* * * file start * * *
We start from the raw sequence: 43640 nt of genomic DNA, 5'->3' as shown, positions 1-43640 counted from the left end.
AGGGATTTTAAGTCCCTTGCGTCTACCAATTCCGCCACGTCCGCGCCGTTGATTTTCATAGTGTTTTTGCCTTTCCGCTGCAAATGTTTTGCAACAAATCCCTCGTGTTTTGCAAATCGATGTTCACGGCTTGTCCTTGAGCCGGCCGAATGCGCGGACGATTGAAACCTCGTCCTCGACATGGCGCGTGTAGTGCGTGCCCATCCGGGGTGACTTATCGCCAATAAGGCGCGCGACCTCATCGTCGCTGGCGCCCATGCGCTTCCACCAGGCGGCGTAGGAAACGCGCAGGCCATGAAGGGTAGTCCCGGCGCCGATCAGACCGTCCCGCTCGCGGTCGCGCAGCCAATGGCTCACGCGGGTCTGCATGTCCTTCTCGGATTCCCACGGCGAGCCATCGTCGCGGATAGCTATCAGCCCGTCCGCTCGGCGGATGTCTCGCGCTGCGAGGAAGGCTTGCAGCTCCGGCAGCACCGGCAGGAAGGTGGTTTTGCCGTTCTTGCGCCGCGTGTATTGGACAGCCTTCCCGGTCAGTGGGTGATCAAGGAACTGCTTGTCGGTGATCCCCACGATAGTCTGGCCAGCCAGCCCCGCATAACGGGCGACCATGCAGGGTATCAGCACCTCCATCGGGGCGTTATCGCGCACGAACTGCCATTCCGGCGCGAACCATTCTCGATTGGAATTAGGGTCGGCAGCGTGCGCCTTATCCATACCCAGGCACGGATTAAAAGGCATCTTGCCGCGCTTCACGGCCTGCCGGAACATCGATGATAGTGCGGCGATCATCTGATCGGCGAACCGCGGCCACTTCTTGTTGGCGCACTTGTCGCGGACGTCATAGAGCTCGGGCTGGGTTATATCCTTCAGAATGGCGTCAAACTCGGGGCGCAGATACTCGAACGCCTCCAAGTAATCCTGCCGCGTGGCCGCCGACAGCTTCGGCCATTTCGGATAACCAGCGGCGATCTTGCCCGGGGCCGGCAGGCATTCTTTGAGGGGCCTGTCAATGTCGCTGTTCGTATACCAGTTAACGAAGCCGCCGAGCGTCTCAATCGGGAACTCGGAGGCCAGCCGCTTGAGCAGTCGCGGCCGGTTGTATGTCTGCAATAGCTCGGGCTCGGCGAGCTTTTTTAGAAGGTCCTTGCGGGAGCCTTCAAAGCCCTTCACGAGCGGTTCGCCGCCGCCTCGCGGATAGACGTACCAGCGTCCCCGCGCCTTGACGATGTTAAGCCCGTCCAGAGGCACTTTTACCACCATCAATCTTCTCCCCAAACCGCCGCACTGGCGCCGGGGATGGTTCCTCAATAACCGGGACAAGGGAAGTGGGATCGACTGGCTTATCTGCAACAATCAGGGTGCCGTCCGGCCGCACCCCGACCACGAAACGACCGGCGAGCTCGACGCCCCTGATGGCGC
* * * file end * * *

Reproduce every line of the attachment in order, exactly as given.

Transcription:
We start from the raw sequence: 43640 nt of genomic DNA, 5'->3' as shown, positions 1-43640 counted from the left end.
AGGGATTTTAAGTCCCTTGCGTCTACCAATTCCGCCACGTCCGCGCCGTTGATTTTCATAGTGTTTTTGCCTTTCCGCTGCAAATGTTTTGCAACAAATCCCTCGTGTTTTGCAAATCGATGTTCACGGCTTGTCCTTGAGCCGGCCGAATGCGCGGACGATTGAAACCTCGTCCTCGACATGGCGCGTGTAGTGCGTGCCCATCCGGGGTGACTTATCGCCAATAAGGCGCGCGACCTCATCGTCGCTGGCGCCCATGCGCTTCCACCAGGCGGCGTAGGAAACGCGCAGGCCATGAAGGGTAGTCCCGGCGCCGATCAGACCGTCCCGCTCGCGGTCGCGCAGCCAATGGCTCACGCGGGTCTGCATGTCCTTCTCGGATTCCCACGGCGAGCCATCGTCGCGGATAGCTATCAGCCCGTCCGCTCGGCGGATGTCTCGCGCTGCGAGGAAGGCTTGCAGCTCCGGCAGCACCGGCAGGAAGGTGGTTTTGCCGTTCTTGCGCCGCGTGTATTGGACAGCCTTCCCGGTCAGTGGGTGATCAAGGAACTGCTTGTCGGTGATCCCCACGATAGTCTGGCCAGCCAGCCCCGCATAACGGGCGACCATGCAGGGTATCAGCACCTCCATCGGGGCGTTATCGCGCACGAACTGCCATTCCGGCGCGAACCATTCTCGATTGGAATTAGGGTCGGCAGCGTGCGCCTTATCCATACCCAGGCACGGATTAAAAGGCATCTTGCCGCGCTTCACGGCCTGCCGGAACATCGATGATAGTGCGGCGATCATCTGATCGGCGAACCGCGGCCACTTCTTGTTGGCGCACTTGTCGCGGACGTCATAGAGCTCGGGCTGGGTTATATCCTTCAGAATGGCGTCAAACTCGGGGCGCAGATACTCGAACGCCTCCAAGTAATCCTGCCGCGTGGCCGCCGACAGCTTCGGCCATTTCGGATAACCAGCGGCGATCTTGCCCGGGGCCGGCAGGCATTCTTTGAGGGGCCTGTCAATGTCGCTGTTCGTATACCAGTTAACGAAGCCGCCGAGCGTCTCAATCGGGAACTCGGAGGCCAGCCGCTTGAGCAGTCGCGGCCGGTTGTATGTCTGCAATAGCTCGGGCTCGGCGAGCTTTTTTAGAAGGTCCTTGCGGGAGCCTTCAAAGCCCTTCACGAGCGGTTCGCCGCCGCCTCGCGGATAGACGTACCAGCGTCCCCGCGCCTTGACGATGTTAAGCCCGTCCAGAGGCACTTTTACCACCATCAATCTTCTCCCCAAACCGCCGCACTGGCGCCGGGGATGGTTCCTCAATAACCGGGACAAGGGAAGTGGGATCGACTGGCTTATCTGCAACAATCAGGGTGCCGTCCGGCCGCACCCCGACCACGAAACGACCGGCGAGCTCGACGCCCCTGATGGCGC